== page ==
Cross-border church funding may well be a breach of law

Updated: 2011-10-20 07:43

By Li Likui(HK Edition)

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Retired cardinal comes under fire for meddling in mainland religious affairs

Cardinal Joseph Zen has come under fire after his admission on Wednesday that he provided financial support to the "underground church" on the mainland.

He made the disclosure at a news conference at which he admitted to having received donations from media tycoon Jimmy Lai in recent years.

The retired cleric denied that he put any of the money, some HK$20 million according to media reports, to political causes.

Ho Leong-leong, a commentator for Phoenix TV, however, countered that Zen's support for the "underground church" on the mainland may have been illegal and in breach of mainland laws.

"Zen's support to the 'underground church' may have driven apart the relationship between China and the Vatican," said Ho.

Echoing Ho's opinion, lawmaker Tam Yiu-chung, chairman of the Democratic Alliance for the Betterment and Progress of Hong Kong, criticized Zen's support for the "underground church", saying the cardinal should not have interfered with mainland religious activities.

Tam also said for Zen, a single individual, to handle such a large amount of money alone is "inappropriate".

Zen had stressed that "the money was given to him, not to the diocese" and Lai set no conditions concerning how it should be used.

The cardinal, referring to himself as "spendthrift", said only a few hundred thousand dollars of the millions given to him remain.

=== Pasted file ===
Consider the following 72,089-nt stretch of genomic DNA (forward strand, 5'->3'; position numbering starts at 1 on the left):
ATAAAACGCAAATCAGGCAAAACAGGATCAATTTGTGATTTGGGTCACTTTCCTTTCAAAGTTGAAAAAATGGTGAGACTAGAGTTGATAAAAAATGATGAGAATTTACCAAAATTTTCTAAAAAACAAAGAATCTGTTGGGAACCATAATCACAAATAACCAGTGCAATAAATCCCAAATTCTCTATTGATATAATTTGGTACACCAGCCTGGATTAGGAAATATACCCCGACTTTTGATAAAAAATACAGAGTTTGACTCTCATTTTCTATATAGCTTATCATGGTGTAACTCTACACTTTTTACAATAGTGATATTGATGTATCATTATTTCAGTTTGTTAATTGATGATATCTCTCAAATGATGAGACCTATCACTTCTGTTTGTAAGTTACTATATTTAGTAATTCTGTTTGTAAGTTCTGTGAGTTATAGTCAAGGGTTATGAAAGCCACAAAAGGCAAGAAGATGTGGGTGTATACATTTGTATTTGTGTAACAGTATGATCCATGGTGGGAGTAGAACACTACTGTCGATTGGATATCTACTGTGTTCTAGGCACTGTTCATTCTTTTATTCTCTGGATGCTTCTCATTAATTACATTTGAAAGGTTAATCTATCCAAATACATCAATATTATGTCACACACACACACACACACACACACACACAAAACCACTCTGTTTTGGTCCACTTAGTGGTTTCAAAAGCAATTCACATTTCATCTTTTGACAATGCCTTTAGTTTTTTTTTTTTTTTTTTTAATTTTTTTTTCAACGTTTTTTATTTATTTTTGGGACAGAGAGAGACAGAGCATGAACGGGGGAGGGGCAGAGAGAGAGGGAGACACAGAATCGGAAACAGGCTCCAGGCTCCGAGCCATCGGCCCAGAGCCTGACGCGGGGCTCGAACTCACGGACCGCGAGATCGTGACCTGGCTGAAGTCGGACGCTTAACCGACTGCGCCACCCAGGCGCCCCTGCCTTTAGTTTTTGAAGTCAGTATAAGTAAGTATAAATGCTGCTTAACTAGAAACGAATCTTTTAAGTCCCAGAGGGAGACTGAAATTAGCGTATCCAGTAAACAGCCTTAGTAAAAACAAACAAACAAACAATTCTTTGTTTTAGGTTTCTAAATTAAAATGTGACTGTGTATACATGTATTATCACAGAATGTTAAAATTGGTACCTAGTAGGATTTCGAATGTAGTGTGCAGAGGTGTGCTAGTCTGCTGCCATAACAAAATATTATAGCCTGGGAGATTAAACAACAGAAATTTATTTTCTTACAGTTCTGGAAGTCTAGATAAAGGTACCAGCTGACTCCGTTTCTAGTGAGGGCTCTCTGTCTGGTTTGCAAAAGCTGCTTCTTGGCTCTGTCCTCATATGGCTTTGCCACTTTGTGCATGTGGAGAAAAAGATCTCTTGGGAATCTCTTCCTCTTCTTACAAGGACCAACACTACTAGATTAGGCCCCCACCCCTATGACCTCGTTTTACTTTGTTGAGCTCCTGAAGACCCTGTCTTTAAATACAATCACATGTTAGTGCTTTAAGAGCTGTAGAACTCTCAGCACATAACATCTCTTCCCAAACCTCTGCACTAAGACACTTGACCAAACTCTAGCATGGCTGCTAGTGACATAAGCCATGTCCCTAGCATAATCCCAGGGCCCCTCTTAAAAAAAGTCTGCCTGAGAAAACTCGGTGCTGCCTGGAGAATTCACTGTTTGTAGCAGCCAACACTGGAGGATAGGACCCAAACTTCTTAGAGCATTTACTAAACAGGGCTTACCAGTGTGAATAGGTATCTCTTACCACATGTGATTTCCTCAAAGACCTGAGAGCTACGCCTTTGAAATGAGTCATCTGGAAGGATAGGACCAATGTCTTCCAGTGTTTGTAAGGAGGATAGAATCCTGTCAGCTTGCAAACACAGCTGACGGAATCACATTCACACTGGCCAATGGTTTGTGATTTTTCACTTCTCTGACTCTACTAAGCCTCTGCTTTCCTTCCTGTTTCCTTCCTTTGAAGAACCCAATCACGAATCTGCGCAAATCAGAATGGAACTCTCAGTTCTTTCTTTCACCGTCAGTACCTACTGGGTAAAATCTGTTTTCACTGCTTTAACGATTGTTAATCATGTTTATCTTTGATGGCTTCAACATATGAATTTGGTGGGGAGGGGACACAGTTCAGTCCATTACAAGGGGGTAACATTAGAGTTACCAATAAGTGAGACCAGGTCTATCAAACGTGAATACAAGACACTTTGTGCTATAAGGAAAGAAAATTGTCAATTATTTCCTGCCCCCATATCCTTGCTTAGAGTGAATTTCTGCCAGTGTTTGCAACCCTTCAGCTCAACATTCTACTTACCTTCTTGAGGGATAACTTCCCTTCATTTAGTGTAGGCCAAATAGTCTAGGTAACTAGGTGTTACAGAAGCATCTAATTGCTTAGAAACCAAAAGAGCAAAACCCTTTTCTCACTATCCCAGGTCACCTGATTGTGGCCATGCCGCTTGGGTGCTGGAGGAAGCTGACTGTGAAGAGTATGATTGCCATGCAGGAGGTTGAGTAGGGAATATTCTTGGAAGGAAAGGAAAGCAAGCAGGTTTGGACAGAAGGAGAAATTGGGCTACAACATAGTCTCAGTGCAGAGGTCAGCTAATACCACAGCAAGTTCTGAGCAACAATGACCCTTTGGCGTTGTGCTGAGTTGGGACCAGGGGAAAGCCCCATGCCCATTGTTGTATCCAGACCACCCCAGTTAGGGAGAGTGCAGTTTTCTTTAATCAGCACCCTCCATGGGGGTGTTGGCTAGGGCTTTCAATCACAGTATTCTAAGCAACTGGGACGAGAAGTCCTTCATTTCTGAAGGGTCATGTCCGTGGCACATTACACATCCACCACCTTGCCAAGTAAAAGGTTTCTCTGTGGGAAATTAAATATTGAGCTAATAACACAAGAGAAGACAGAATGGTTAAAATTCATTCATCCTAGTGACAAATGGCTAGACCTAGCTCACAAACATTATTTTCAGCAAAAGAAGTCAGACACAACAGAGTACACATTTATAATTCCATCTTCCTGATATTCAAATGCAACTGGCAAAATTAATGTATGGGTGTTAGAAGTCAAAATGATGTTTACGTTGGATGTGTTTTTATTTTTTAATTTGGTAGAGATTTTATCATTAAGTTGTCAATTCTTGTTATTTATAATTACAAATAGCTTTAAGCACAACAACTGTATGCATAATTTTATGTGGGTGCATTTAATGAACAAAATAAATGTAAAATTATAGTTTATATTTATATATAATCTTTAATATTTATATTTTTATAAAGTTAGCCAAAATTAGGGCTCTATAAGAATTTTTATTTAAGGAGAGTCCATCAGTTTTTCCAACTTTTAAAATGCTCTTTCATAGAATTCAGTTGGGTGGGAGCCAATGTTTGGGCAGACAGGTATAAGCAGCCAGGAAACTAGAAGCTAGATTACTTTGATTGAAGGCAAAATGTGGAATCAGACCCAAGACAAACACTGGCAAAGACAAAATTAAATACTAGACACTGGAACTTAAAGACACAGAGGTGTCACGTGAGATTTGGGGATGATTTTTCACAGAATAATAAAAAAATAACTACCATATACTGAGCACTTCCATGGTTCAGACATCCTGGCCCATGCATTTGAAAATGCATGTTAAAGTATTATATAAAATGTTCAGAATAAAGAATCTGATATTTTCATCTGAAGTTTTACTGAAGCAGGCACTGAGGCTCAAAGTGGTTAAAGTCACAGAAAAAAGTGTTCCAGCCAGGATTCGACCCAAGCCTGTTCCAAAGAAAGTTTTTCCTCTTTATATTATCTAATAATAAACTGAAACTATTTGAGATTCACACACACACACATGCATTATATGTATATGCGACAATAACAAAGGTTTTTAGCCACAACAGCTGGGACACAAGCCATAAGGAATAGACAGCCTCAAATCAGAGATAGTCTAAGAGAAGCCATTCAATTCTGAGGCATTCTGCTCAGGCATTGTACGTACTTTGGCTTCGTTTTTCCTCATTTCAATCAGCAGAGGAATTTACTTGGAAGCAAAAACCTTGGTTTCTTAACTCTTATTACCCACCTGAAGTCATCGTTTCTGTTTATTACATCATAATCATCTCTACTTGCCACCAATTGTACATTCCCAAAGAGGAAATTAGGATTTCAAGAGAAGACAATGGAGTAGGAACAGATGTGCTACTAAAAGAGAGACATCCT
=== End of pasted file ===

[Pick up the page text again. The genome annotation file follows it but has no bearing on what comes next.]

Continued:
"As a cardinal, I have a lot of expenditures that are not related to the diocese activities, but are relevant to my duty as a cardinal," said Zen.

Zen said that some of the expenditures, including donations to charity, airfares for his flights to Rome to attend meetings, scholarships for staff from mainland churches to study in Rome, support for the mainland "underground church", and purchase of statues as gifts to schools, cost him most of the donations Lai had given to him.

Zen said the airfares could have been paid by the church, but he didn't want to burden the church since it is not as wealthy as some outsiders may believe.

Ho rejected Zen's entire argument, charging that in addition to supporting the "underground church" on the mainland, the cardinal's activities may have involved "underhanded secret dealings". Ho called Zen's explanations "unreasonable".

"As we all know, the church is pretty rich. Therefore, as one of the highest ranking figures in the church, Zen doesn't need to pay for air tickets himself, to Rome," said Ho.

He called on the Independent Commission Against Corruption to begin an investigation into the donations.

Zen was reported to have received the donations from Lai since 2005.

Some of the documents pertaining to those donations were revealed on the Internet on Oct 17.

In response to the leaks, the Catholic Church in Hong Kong on Tuesday said it had neither knowledge about nor the record of these donation.

The documents released on line showed that Lai made donations involving about HK$50 million over the past seven years.

The leaks also exposed two main parties from the opposition camp as beneficiaries of Lai's generous "giveaways". The Civic Party, alone, received more than HK$14 million from Lai.

The local magazine, East Week, noted in its report published on Oct 19 that one source revealed that Lai's donation may have led to the Civic Party's support for a plan for five geographic constituency lawmakers to resign in 2010, in order to force a by-election.

The report noted that in the same year, Lai made a donation of HK$4 million to the party.

Zen's explanations to the press set off heated debate on the Internet.

A Yahoo user called Hn rejected the cardinal's explanations.

"No one will believe that Lai's donations to Zen didn't come with conditions, since everyone knows Lai's political stance," wrote Hn.

China Daily

(HK Edition 10/20/2011 page1)